To simplify things at the data access layer, I'd recommend having all widget requests be run through a WMQ based layer. All incoming requests are put on a queue, and responses are placed on a reply queue with a correlation ID.

The advantage here is that your Generic Data Access component only has 2 means of access. Trusted systems get direct access to the layer. Everybody else goes through the WMQ based queues. An advantage of this is it's trivial to keep adding WMQ clients that can push requests on behalf of future widgets.

But wait! you might say. There are widgets that expect synchronous responses and running them through a queue will affect that. That's true, but you're going to have to deal with that communication protocol mismatch at some point in your design somewhere.

I recommend putting that impedance mismatch within your MQ clients as it keeps the logic within the Generic Data Access component simplified. Said another way, the data access layer isn't responsible for handling the impedance mismatch. It's the responsibility of the client performing the access.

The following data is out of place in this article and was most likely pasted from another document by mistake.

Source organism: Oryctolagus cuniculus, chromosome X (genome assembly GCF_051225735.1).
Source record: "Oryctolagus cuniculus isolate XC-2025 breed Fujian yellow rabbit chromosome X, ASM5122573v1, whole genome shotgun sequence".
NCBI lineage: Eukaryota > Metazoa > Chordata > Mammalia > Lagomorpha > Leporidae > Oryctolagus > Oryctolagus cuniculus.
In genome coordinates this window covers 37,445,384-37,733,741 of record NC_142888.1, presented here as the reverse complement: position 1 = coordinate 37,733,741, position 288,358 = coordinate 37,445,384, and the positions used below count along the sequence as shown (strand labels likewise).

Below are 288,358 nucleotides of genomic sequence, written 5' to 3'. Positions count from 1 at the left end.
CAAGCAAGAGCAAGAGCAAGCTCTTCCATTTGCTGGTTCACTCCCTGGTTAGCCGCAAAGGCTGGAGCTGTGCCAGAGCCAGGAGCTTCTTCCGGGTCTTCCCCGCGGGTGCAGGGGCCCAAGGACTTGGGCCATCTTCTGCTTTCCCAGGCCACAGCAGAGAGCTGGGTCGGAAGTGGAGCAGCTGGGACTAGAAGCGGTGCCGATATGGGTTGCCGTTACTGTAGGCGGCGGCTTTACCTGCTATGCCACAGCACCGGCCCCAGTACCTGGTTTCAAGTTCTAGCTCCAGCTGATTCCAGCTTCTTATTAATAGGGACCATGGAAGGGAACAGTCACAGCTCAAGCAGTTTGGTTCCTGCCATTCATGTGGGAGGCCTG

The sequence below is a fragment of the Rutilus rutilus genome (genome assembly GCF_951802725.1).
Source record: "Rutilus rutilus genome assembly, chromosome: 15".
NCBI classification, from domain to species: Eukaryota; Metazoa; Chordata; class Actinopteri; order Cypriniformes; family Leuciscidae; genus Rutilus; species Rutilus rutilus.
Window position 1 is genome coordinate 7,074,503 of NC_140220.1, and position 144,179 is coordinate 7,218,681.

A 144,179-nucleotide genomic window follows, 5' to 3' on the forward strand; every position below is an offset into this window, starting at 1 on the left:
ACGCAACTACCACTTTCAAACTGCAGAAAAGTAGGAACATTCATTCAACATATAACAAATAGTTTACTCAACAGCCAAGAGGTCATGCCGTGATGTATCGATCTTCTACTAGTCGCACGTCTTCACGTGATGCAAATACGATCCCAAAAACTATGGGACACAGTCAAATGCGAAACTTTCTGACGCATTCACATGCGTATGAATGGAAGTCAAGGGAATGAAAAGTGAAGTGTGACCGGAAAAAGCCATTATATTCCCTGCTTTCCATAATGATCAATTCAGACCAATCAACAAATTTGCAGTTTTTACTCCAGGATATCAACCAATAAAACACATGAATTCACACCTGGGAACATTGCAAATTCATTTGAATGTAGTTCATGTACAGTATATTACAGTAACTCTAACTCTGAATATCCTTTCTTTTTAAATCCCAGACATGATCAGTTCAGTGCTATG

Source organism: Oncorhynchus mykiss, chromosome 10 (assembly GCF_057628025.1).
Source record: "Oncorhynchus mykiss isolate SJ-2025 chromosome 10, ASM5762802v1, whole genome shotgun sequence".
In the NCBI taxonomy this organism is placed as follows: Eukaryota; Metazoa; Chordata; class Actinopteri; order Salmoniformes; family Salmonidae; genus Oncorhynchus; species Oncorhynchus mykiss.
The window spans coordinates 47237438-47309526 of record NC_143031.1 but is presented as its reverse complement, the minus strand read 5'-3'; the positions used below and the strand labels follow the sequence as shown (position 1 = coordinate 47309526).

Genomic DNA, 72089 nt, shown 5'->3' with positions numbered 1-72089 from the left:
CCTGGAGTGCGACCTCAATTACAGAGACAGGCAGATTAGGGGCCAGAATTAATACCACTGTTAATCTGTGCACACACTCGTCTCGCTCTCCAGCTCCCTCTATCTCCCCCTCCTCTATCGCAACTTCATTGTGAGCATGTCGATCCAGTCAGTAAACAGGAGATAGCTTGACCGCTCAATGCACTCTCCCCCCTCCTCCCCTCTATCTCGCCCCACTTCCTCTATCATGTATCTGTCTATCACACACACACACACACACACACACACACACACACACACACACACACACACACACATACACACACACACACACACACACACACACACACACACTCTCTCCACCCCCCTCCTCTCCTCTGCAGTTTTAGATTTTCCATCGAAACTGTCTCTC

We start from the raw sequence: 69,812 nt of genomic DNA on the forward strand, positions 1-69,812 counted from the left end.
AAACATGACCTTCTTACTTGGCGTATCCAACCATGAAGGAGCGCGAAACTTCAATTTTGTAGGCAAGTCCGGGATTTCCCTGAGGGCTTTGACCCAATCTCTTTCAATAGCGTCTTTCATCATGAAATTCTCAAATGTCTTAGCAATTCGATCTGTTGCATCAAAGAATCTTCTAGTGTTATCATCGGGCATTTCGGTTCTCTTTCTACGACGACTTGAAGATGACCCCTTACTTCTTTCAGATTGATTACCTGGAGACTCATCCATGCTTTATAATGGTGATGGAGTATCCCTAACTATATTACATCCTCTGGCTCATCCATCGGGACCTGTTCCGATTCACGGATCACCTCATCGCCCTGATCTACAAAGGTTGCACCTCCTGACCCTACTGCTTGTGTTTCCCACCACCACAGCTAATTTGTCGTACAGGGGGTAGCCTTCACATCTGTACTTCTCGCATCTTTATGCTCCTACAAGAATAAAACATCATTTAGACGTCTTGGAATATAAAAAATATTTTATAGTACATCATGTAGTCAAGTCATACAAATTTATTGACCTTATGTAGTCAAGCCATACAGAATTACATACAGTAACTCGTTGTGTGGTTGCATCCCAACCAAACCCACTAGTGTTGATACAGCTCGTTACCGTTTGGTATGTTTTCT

While this may appear to complicate the API for the synchronous clients, it actually exposes something that may have otherwise been hidden. _Somewhere_ in your data access pathway, something could have gotten disconnected and the upstream clients need to be able to handle a timeout / no-response. By using an MQ client and explicitly stating within the API "this will timeout in 1 minute" then the upstream client has to acknowledge that situation and handle it accordingly.

As an aside, using a WMQ client for protocol mismatches is a pretty good way to go. All of the rectification code is encapsulated within a particular layer, and your ability to reuse that layer increases due to the abstraction it provides you. And even if you can't completely re-use the WMQ code due to differing API calls, you can still re-use the communication protocol rectification code.

And as a final consideration, using a WMQ layer for all widget access makes it easier to scale up your data access layer's response time. As the volume of requests increases, you can always add more queue handler threads within the data access layer.

To summarize...

Make all of the widgets go through a Websphere MQ queue based access layer in order to request data from your central store. Doing so abstracts out the external interface to your data access layer, and the decoupling that provides will make it easier for you to adjust to future changes.